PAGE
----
Three recent audit studies on nonemployment discrimination report results consistent with the long-term jobless having significantly lower chances of being invited to job interviews. Given the design of previous studies unfavorable treatment can be due to a marginal preference among employers for hiring applicants with shorter spells or to stronger negative beliefs about the long-term nonemployed.
Using a résumé audit study, I explore the extent to which employers become forgiving of longer nonemployment spells when other merits appear on an applicant’s résumé: in this case relevant work experience.
Responses indicate a strong distaste for applicants with long spells of nonemployment—even in a situation characterized by observationally superior résumés in comparison to applicants with short nonemployment spells.
The findings reveal a sharp drop-off in the number of interview requests for those whose nonemployment spell topped six months, implying that those experiencing long job- less spells might become trapped in nonemployment, regardless of their prior experience. To interpret the findings, a nonstationary job search model under duration-dependent un- employment benefits and endogenous job search intensity is constructed. It is shown that in the spirit of Lockwood (1991), the model can generate a unique equilibrium for plausi- ble parameter values, with unemployment benefits expiration date becoming a focal point around which job search intensifies and employer screening becomes optimal.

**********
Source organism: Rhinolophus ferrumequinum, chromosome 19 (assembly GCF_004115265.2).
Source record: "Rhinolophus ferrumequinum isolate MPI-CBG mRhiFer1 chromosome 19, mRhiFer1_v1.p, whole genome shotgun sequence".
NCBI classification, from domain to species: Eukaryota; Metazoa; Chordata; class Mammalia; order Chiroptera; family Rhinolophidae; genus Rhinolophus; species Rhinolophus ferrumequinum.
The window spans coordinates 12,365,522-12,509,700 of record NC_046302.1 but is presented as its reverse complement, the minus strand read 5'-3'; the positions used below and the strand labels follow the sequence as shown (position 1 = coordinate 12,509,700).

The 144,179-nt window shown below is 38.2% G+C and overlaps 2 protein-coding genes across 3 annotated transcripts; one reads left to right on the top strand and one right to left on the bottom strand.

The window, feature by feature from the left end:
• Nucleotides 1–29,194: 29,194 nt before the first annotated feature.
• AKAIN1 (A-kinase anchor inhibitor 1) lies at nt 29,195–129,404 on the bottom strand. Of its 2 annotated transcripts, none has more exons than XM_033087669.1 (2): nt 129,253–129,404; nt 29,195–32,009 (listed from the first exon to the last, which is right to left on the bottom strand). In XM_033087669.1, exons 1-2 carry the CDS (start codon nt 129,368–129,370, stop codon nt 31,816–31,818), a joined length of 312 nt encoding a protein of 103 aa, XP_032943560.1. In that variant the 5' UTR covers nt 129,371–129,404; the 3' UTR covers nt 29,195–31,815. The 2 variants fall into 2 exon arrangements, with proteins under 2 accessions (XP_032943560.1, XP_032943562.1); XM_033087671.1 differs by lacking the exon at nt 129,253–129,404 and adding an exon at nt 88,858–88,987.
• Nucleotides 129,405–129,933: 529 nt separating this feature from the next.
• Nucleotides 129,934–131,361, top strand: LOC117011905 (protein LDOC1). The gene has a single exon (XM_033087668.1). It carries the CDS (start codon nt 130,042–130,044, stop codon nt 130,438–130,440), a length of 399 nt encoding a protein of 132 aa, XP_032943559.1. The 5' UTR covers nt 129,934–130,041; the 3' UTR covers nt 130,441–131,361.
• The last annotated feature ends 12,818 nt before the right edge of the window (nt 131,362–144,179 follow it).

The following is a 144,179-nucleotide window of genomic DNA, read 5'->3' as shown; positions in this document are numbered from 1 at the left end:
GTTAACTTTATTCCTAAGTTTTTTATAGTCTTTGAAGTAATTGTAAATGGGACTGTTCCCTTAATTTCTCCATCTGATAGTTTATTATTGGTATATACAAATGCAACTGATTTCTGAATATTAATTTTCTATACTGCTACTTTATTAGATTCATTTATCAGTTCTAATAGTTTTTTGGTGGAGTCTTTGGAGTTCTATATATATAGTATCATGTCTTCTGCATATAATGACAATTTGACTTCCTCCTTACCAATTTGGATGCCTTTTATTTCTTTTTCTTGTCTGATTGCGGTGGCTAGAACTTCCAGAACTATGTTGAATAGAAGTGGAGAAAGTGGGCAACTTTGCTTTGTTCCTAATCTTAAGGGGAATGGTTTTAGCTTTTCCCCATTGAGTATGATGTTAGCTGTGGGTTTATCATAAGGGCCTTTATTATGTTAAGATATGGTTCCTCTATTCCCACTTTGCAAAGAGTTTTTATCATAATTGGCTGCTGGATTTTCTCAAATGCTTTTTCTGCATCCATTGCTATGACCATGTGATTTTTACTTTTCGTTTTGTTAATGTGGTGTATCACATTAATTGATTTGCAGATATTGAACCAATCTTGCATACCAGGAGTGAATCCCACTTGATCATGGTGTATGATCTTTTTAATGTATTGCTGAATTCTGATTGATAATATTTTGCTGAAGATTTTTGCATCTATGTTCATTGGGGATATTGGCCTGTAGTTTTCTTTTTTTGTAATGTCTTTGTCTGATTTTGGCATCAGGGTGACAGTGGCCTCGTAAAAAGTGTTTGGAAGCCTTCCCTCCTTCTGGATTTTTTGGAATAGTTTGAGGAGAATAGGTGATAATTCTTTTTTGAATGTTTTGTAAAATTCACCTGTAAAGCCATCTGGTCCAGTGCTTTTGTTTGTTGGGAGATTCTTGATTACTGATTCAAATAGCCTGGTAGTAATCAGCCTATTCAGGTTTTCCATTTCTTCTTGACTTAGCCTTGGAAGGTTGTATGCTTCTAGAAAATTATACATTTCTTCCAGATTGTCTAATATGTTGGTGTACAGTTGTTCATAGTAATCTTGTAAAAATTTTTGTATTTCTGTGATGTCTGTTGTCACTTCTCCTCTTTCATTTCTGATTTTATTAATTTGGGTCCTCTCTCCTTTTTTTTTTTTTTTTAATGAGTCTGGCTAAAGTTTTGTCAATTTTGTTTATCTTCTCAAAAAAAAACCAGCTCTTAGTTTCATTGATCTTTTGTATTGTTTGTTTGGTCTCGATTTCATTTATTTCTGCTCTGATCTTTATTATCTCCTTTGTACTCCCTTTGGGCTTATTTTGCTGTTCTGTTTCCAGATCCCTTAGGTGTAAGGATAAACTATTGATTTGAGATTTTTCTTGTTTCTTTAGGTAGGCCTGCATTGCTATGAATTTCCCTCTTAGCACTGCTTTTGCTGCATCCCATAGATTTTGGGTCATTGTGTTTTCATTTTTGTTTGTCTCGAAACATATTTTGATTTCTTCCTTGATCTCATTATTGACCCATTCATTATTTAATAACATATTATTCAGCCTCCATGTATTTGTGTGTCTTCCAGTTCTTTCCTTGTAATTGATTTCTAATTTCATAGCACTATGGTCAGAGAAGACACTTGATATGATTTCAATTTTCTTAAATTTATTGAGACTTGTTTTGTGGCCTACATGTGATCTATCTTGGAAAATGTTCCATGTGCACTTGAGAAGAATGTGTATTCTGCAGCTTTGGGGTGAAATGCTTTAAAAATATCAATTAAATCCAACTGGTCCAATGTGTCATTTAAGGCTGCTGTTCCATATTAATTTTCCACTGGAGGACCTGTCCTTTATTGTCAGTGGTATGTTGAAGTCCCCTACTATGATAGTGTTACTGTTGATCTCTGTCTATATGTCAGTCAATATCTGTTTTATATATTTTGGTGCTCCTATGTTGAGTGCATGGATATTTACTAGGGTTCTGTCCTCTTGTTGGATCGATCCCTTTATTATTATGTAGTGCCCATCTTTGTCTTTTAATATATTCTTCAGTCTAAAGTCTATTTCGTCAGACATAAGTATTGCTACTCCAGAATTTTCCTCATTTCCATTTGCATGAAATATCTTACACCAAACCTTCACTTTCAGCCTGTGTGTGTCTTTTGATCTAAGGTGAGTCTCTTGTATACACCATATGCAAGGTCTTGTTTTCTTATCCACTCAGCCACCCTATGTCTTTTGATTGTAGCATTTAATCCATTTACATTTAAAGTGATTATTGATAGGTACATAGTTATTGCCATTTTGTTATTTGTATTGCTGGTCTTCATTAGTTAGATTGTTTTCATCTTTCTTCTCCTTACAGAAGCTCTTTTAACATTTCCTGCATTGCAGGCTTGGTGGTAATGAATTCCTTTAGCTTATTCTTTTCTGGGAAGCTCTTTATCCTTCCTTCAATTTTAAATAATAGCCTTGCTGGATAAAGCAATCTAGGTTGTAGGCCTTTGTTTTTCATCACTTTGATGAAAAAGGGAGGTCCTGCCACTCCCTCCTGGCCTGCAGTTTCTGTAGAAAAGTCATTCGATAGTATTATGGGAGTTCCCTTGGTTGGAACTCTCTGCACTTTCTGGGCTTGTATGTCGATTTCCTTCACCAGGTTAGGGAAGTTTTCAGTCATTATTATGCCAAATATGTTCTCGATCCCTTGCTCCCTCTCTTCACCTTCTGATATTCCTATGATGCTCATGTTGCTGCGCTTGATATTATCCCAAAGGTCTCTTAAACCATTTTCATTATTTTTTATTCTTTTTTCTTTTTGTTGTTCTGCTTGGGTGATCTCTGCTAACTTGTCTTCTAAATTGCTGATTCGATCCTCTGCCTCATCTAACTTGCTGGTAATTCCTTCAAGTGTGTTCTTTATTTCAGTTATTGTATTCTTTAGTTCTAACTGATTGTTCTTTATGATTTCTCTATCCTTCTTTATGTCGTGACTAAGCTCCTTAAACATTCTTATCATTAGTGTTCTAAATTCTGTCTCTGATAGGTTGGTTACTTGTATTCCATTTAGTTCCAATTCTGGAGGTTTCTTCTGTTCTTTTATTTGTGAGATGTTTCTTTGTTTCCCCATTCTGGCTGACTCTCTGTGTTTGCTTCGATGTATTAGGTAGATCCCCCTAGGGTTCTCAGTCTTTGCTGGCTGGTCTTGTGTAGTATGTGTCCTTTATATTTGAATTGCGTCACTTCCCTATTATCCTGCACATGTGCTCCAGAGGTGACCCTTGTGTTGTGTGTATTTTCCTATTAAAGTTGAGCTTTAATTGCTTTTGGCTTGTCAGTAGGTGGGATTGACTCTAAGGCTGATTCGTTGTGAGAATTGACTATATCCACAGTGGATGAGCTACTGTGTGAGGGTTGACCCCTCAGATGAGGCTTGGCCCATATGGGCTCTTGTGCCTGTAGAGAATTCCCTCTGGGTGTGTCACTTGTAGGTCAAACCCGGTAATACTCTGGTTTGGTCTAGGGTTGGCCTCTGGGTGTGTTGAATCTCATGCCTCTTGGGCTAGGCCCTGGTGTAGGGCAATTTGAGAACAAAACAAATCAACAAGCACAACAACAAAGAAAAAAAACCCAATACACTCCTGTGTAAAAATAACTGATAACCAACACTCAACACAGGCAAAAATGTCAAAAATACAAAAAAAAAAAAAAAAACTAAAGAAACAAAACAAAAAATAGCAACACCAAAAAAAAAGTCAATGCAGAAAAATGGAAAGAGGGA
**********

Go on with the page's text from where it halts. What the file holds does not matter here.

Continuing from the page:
- US / Long- term unemployment spans all industries, education levels, age groups, and among blue- and white-collar workers
- The Long-term Unemployed Face Severe Discrimination
- US Long-Term Unemployment / Why so many people have been out of work for so long
- Long-Term Unemployed in US – Only 11 percent have returned to steady, full-time employment a year later
- Long-term unemployment in US since 1950 – A chart